Life about to get tougher for Saigon's death creepers

By Thanh Nguyen   July 17, 2017 | 04:00 am PT
While some call it a graveyard, others call it home and rely on this land of the dead to make a living.

Binh Hung Hoa is the biggest cemetery of Ho Chi Minh City with around 75,000 graves, but for some people it's a place to take shelter and make a living, mostly from taking care of those graves. Now a plan to clear the cemetery to make way for a residential area has left their futures up in the air.


This photo shows Dao Thi Luom's 20-square-meter makeshift house. “We’ve been staying here for nearly three years. We only have to pay for electricity here. My son and grandchild live here with me, even when they don’t like it, but it costs a lot to rent a proper house elsewhere.” the 63-year-old woman said.


Next to Luom’s place is a smaller house measuring only 15 square meters belonging to Vo Thi Thu, 61. Thu lives here with her husband and mother, and earns VND500,000 per month ($22) from cleaning graves. “I was really scared at first but it’s been 20 years and it just seems normal now. I heard the news that the cemetery is going to be cleared, so I’m worried about where I'm going to live after that.”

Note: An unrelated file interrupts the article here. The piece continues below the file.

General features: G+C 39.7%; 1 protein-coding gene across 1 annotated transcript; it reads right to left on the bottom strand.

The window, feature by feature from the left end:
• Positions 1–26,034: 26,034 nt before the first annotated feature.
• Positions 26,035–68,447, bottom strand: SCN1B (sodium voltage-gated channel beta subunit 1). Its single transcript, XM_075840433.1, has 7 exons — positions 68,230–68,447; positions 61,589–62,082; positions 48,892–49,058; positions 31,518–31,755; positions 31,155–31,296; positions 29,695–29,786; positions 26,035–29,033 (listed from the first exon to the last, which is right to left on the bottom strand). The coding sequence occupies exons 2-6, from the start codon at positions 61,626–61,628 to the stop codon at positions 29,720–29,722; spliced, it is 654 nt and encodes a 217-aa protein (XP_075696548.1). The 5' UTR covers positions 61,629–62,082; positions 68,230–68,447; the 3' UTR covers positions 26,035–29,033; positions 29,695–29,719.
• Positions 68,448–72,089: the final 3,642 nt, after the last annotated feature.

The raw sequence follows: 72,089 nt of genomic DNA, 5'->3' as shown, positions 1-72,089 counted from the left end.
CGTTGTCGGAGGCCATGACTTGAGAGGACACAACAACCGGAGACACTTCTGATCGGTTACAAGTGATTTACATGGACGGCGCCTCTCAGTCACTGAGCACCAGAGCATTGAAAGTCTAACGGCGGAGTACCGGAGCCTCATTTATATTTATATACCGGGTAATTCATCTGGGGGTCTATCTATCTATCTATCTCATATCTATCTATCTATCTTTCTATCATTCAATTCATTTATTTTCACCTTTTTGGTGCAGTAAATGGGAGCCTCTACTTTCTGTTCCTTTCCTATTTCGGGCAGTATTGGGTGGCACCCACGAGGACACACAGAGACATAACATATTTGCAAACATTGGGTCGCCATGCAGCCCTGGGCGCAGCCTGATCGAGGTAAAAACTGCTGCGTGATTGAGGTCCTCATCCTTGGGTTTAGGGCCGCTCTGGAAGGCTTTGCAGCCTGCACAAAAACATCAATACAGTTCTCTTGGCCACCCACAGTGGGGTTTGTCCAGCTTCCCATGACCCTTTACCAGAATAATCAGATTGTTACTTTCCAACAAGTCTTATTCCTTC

For these kids, every open space is simply a playground.


Ly Chi Cuong, 64, said he has been taking care of the graves at Binh Hung Hoa for more than a year. “If the graves are clean, I get paid enough for a coffee and that’s it. I'm not that concerned about the plan because I’m old enough to retire.”


Nguyen Thi Hong cleans a grave, something she has been doing for the past 15 years for VND1.5 million each month. “I’m very concerned because the city is going to move the graves and I don’t know where to go or what to do after that,” she said.


This scrap collector uses a grave to stash his findings.


A man melts copper wire in the graveyard to sell. “This place is getting more and more polluted,” said a nearby street vendor.


The pond next to the cemetery is where locals come to relax at the weekend. The 44-hectare (100-acre) graveyard will lose its current occupants to make way for high-rise buildings, parks and public works.


Two people look at an announcement outlining plans to clear Binh Hung Hoa.


Binh Hung Hoa was built on the outskirts of Saigon in 1975, but rapid urbanization has letf it in the middle of a residential area. The city decided to clear the cemetery in 2008, but work to remove the graves only started last year. The plan is to remove 16,500 graves this year.

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